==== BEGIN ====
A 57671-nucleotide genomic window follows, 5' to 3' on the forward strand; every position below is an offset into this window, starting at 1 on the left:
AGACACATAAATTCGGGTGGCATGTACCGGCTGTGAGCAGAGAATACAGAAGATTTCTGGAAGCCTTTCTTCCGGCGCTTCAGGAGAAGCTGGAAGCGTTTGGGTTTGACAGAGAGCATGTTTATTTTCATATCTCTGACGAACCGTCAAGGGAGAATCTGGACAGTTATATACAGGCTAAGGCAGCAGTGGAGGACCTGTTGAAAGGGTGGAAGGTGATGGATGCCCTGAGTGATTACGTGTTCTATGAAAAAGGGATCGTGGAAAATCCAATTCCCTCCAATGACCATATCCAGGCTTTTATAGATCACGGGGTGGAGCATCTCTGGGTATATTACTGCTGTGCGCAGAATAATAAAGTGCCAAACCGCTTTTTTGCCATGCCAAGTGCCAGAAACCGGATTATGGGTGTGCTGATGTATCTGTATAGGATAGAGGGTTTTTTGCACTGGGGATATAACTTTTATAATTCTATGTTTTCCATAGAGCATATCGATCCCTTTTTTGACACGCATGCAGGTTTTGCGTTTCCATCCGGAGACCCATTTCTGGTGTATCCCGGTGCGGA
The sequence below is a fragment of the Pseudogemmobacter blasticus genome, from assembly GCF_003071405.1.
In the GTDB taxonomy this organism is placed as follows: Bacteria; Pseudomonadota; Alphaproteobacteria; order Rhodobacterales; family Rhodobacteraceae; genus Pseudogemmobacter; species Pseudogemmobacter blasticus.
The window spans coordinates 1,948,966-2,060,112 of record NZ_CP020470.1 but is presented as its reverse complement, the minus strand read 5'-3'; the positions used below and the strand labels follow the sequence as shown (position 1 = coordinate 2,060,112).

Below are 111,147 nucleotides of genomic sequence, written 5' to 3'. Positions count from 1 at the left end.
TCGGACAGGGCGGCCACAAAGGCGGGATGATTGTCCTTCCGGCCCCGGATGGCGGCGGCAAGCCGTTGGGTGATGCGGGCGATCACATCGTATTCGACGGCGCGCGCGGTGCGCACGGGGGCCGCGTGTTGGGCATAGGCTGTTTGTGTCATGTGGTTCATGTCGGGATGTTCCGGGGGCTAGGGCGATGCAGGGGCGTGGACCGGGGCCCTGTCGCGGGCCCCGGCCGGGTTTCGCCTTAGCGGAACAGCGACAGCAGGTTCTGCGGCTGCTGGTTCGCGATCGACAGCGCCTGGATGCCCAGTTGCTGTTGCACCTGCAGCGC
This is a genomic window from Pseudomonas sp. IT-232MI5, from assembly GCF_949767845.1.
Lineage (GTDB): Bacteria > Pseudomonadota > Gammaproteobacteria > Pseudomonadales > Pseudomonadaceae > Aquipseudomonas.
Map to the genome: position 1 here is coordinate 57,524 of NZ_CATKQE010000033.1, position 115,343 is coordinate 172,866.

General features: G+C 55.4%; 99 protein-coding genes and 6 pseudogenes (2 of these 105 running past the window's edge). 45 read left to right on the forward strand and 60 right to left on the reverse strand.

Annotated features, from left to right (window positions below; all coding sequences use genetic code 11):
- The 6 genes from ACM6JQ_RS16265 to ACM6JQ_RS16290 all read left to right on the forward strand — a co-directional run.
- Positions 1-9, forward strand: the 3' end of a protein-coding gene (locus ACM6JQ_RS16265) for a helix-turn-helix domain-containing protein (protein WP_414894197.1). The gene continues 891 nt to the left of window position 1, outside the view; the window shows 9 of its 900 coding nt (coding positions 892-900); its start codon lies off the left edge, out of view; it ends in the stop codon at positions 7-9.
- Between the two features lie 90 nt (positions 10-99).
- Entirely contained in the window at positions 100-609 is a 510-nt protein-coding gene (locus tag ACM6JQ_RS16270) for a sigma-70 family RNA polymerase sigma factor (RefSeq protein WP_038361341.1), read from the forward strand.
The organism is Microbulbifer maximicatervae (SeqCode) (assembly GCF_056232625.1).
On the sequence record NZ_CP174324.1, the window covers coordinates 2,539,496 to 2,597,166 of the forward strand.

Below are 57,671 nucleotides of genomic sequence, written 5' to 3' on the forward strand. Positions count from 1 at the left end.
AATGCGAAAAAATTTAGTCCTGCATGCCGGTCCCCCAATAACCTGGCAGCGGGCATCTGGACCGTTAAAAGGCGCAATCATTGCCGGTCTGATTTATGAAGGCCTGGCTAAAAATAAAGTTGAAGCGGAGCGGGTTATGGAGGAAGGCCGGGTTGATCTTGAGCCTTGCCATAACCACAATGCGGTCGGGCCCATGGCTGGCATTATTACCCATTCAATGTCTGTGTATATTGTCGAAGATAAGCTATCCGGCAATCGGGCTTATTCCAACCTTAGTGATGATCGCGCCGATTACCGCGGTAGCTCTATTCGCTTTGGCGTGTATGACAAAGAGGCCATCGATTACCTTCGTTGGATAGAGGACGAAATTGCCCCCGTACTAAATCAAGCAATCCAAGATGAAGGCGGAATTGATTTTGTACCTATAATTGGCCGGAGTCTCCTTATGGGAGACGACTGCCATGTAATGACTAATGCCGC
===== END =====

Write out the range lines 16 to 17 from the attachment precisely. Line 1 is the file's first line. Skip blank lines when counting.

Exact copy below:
- Entirely contained in the window at positions 100-609 is a 510-nt protein-coding gene (locus tag ACM6JQ_RS16270) for a sigma-70 family RNA polymerase sigma factor (RefSeq protein WP_038361341.1), read from the forward strand.
The organism is Microbulbifer maximicatervae (SeqCode) (assembly GCF_056232625.1).